When I was married to Katie’s father, before he took the job in south Georgia, he considered one in Huntsville. I vetoed it because to homeschool in Alabama, you HAVE to work with an “umbrella” school – usually a religious one. Ick!
(See any lingering Italian?)
Ya know, as overcrowded as so many schools are, you’d think folks would see homeschooling as a pressure release.
And the only lingering Italian I see now is me, and I’m only half 🙂
Every year, the NEA publishes a screed against homeschooling. The big issue is the loss of control of students who will not be indoctrinated into their ideology.
Even the government/political types who are in favor of homeschooling often get freaky about people who aren’t like them doing it. They certainly don’t want to consider how many little heathens are avoiding de facto Christinizing in government schools!
I wonder how many school voucher bills wouldn’t go to vote if the money could be applied to home schooling expenses?
I have tried both distance learning and classroom learning, both have advantages and disadvantages. Distance learning is good for strong minded individuals who have the drive and determination to follow the course to the letter and make sure they commit themselves to completing the tasks without any prompting. Many people need the support and encouragement a classroom atmosphere can bring, a classroom environment is a good place to brush up on social skills which may have been lost. Distance or remote learning does have some advantages over onsite learning and this is time taken to get to a course, it also allows a student to fit in the lessons as suited to their free time. Personally I would rather take classroom lessons and enjoy not only the topic but also the social interactivity between other like-minded students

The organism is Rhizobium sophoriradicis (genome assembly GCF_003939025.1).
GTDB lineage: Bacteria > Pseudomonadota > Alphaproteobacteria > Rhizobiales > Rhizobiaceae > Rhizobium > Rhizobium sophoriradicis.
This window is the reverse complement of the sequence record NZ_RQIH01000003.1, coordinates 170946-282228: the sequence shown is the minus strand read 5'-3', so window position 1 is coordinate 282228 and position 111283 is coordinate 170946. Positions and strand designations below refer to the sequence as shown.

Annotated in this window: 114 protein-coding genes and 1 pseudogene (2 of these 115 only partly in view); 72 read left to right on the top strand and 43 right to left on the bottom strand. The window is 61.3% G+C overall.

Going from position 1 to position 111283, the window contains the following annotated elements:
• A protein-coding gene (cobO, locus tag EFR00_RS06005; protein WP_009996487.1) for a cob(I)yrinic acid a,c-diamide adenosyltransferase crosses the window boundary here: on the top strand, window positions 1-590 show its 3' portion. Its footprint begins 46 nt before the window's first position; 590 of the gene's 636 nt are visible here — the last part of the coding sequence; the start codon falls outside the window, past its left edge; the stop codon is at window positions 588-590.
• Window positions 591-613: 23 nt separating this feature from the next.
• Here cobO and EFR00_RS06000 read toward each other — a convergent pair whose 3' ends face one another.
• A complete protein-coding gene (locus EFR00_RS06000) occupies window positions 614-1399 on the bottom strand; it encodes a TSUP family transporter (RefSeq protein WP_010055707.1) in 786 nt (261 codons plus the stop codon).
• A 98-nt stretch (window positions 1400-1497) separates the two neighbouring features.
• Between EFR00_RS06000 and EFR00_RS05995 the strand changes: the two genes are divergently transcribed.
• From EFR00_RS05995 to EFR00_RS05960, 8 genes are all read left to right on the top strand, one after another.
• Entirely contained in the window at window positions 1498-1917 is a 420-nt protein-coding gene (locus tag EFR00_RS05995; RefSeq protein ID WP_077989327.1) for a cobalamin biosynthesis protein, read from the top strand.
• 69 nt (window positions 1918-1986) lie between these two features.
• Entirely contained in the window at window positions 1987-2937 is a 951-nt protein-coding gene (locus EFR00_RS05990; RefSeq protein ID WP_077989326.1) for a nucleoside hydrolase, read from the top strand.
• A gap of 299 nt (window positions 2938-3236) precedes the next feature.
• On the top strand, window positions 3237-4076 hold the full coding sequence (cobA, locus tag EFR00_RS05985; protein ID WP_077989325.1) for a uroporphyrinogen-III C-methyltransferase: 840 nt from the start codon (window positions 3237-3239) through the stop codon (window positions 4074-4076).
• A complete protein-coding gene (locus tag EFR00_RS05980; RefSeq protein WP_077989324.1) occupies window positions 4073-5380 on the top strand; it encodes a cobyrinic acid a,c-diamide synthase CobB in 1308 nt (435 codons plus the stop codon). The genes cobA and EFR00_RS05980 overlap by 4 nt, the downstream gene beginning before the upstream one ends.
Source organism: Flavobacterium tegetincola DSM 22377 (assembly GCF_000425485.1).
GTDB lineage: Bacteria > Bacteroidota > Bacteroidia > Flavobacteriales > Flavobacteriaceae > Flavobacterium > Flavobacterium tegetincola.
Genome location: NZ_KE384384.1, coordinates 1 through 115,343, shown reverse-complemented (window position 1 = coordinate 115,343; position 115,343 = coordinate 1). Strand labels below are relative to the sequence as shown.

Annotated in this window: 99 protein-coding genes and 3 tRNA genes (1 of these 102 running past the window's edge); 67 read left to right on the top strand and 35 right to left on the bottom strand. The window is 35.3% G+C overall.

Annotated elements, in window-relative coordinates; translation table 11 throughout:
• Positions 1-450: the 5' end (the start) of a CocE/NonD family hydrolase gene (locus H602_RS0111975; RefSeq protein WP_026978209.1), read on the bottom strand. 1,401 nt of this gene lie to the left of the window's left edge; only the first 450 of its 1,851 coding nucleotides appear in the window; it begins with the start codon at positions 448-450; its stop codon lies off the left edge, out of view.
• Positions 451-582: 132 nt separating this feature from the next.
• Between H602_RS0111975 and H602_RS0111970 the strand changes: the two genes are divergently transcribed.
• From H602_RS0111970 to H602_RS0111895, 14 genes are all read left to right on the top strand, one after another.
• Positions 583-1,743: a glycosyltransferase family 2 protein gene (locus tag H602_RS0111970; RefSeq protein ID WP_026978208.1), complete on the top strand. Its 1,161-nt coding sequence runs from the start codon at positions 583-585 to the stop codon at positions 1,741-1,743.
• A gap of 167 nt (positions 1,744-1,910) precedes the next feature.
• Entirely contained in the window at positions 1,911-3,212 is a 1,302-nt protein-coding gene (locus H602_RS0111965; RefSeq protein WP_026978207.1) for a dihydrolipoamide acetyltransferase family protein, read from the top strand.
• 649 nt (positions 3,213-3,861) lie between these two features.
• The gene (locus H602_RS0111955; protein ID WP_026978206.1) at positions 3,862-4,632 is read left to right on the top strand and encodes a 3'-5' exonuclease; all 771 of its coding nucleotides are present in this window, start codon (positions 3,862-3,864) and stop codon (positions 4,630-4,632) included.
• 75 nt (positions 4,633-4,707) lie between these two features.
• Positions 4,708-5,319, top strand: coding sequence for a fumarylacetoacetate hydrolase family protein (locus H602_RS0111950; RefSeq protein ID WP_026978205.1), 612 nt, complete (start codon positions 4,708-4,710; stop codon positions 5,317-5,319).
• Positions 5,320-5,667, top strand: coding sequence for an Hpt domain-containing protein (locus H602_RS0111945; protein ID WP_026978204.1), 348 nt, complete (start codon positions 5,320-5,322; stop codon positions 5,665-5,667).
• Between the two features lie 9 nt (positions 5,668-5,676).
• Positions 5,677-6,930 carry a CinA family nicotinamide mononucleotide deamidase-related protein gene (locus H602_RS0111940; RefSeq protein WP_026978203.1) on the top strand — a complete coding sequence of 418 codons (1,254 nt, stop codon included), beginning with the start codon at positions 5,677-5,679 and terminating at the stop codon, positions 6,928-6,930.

Yes true distance learning suits different people at different stages in life. It’s only convinient based on what one is doing at the time, what compromises and sacrifices one has to make etc. For example distance learning is definitely convinient and appealing to an employee who is offered to learn while they work, especially during working hours. Thus they don’t have to leave work to rush to a classroom after work at the expense of their family and other personal obligations.
When they talk about social isolation in distance learning, I think this is specially addressing the young learners, teenegers and those starting college. For this group of people, distance learning may not be suitable to them because part of their reason for going to college is for the physical, social connection and interaction with others, to interact with peers and build relationships. With distance learning, most often one is studying alone. Thus this young group of learners may feel isolated or miss that social physical interaction that comes with attending a traditional classroom.
A key factor to successful online learning is motivation. A learner needs to be self-driven and an independent thinker who enjoys working alone. Being motivated means that one needs to be interested in the courses and program, keep in touch with the instructor, classmates, readings etc and see the light at the end of the tunnel. Unmotivated learners or those with poor study habits often fall behind in their online courses.